A Columbia man accused of kidnapping his ex-girlfriend was arrested Monday night in Wichita, Kan., after five days on the run from authorities. The alleged victim, Sara Riebold, 25, was safe and set to return to Boone County Tuesday evening.
Wichita police arrested Andrew David Viggers, 34, at 8:50 p.m. Monday after Riebold called 911. Viggers was being held Tuesday at the Sedgwick County, Kan., Jail, awaiting extradition to Boone County, where he faces felony charges of kidnapping, first-degree burglary and second-degree assault. Bond has been set at $450,000.
The arrest ended an ordeal that authorities say began brutally Thursday morning.
According to a probable cause statement filed in Boone County Circuit Court, Viggers unlawfully entered a residence on Old 63 where Riebold lived. Another man, Scott Logsdon, was in the house. He said Viggers hit him on the head with a brick, dragged him to another room and tied him up.
Detective Mike Stubbs of the Boone County Sheriff’s Department said Logsdon was an acquaintance of Riebold’s who happened to be in the wrong place at the wrong time. According to the probable cause statement, Viggers threatened to kill Logsdon and Riebold several times before leaving with Riebold in Logsdon’s car.
“Logsdon reported that Viggers took Riebold from the residence as a hostage, saying she was his ‘insurance,’” the statement reads.
Viggers and Riebold had a previous intimate relationship that Stubbs said “went sour.” In May, Riebold successfully petitioned the court for a protection order against Viggers that states, in part, that Viggers may not enter the premises where Riebold resides.
The house Riebold was taken from belongs to James Viggers, who Stubbs said is Andrew Viggers’ adoptive father. Stubbs said Riebold gave aid and assistance to the ailing 75-year-old, who is hospitalized, and she was going to care for him once he got home.
After the assault on Logsdon, Viggers took Riebold to Kansas City in Logsdon’s Mazda Protege. Kansas City police and the FBI found the car Thursday night, and witnesses reported seeing the two in the area.
Stubbs said his department discovered early in the investigation that Viggers once lived in Wichita, and investigators contacted the Wichita police last week to alert them to the situation. The break came Monday night when Riebold was able to use the telephone at the residence where she was staying. She first called a friend in Columbia, who alerted the Boone County Sheriff’s Department and told Riebold to call 911.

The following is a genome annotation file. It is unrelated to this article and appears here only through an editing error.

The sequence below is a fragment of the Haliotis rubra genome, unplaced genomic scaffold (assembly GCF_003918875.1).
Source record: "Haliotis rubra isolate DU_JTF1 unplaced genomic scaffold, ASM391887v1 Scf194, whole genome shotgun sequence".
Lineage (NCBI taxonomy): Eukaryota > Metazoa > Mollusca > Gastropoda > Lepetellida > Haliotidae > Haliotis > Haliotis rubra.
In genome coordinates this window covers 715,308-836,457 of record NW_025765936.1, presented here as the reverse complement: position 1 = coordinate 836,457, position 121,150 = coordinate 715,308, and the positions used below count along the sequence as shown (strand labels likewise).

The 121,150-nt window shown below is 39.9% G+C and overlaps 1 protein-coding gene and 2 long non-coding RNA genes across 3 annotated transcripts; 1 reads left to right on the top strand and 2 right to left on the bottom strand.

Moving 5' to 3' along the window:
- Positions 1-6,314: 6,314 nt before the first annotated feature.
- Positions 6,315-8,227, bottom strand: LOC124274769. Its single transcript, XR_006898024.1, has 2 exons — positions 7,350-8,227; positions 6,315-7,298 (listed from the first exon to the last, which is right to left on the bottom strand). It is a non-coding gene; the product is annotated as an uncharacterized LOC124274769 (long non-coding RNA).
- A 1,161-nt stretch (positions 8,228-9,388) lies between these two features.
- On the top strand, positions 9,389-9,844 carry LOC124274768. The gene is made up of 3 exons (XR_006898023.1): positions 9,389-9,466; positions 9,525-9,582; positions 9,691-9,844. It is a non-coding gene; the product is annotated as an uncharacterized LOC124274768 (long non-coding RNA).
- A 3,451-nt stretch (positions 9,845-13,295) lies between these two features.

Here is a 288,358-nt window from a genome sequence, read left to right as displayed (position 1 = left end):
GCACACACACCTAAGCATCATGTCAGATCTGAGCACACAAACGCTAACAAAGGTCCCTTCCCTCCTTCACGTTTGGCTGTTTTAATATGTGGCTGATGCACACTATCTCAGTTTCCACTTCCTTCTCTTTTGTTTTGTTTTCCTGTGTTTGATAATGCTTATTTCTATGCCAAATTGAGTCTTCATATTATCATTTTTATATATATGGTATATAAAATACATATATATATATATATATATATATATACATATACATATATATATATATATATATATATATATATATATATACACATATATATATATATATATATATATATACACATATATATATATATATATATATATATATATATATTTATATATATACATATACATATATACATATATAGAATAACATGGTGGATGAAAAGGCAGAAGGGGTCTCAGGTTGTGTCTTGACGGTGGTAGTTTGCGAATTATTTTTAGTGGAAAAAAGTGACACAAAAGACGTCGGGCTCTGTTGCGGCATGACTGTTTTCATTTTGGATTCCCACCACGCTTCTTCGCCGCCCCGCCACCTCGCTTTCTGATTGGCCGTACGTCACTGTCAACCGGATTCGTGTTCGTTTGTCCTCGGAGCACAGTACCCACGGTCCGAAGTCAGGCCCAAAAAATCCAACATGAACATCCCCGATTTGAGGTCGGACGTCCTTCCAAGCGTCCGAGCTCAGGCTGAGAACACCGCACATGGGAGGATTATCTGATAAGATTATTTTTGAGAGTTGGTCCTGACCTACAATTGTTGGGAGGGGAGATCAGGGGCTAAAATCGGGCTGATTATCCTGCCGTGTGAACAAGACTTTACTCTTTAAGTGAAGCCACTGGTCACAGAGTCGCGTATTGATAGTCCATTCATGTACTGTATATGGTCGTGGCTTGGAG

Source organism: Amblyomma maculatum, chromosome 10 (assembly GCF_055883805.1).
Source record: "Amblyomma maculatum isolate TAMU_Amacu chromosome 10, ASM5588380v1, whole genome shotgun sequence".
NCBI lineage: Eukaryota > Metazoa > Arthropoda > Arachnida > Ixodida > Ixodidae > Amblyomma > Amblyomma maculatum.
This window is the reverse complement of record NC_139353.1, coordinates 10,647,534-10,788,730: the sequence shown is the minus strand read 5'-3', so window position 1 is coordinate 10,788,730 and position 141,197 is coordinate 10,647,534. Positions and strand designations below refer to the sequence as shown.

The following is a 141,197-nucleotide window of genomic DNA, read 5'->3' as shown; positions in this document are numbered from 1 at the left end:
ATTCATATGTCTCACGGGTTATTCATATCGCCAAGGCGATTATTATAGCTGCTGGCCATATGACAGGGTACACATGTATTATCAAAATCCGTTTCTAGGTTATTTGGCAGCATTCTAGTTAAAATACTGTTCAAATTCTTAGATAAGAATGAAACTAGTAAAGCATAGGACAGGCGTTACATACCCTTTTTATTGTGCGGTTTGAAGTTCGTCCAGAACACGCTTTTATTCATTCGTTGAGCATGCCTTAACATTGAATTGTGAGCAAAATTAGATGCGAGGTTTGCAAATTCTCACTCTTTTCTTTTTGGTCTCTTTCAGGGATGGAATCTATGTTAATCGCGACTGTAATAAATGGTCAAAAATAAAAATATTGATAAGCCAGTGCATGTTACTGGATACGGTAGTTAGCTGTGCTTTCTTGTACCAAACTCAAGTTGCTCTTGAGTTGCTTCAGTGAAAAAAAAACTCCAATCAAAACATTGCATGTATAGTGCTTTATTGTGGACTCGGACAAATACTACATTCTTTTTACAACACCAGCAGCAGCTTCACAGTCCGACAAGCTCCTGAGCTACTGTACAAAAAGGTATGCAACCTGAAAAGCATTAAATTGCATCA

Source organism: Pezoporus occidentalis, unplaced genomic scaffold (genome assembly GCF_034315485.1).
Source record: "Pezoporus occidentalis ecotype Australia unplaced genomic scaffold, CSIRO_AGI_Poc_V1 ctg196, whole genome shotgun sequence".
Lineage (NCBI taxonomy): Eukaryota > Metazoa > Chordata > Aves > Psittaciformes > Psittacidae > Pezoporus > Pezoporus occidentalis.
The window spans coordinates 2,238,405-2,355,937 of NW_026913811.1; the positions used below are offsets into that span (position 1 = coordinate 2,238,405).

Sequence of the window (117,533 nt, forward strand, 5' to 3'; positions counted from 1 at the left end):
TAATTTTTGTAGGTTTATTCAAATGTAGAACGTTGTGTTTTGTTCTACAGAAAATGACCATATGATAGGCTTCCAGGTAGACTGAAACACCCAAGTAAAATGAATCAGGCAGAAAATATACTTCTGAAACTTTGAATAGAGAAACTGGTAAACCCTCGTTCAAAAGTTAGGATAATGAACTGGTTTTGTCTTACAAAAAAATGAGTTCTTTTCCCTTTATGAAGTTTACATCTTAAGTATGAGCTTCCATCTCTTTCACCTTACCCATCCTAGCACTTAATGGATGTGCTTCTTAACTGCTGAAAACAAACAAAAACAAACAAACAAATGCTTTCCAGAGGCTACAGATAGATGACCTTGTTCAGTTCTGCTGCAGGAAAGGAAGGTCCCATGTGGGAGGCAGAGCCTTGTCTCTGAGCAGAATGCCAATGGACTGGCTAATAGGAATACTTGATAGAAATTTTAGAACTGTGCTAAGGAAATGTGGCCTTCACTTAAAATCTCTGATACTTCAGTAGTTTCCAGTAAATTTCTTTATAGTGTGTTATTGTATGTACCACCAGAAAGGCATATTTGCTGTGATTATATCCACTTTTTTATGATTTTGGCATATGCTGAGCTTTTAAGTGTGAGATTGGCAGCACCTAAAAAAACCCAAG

Lt. John Speer of the Wichita Police Department said officers went to the scene in response to the 911 call, arriving at the house ahead of Viggers, who soon pulled up in a vehicle Speer said was stolen in Kansas City. Speer said Viggers was intoxicated and resisted arrest.
The two had been staying with an acquaintance of Viggers’, who Speer said was unaware of the events that had previously occurred. He said Riebold had minor injuries and was cooperative with police. She refused an initial offer for medical treatment.
Stubbs said Riebold was being driven back to Columbia by a family friend. He didn’t know if she had been physically abused.
“Obviously there’s the trauma that goes with being taken for five days against her will,” Stubbs said.
Wichita police are working on the case with the Wichita branch of the FBI. Taking a kidnapping victim over state lines is a violation of federal law.
In the past two years, four people, including Riebold, have petitioned the courts for protection orders against Viggers. One of those people, Gregory McClure of Columbia, said Viggers is a “scary dude.”
“I don’t get this feeling from many people,” McClure said. “I thought, ‘Show no weakness with this guy, he’ll go right for the throat.’”
McClure said Viggers threatened him on three separate occasions, beginning when Viggers accused McClure of overcharging his father for vehicle repairs done at his shop. The third and final time the two men clashed, McClure said Viggers chased him in his car 12 miles to downtown Columbia. After that incident, McClure called the police, who advised him to get a protection order from the court. McClure did so in May.
McClure remembered Viggers’ strength and “thousand-yard stare.”
“Psychologically, he’s different,” McClure said.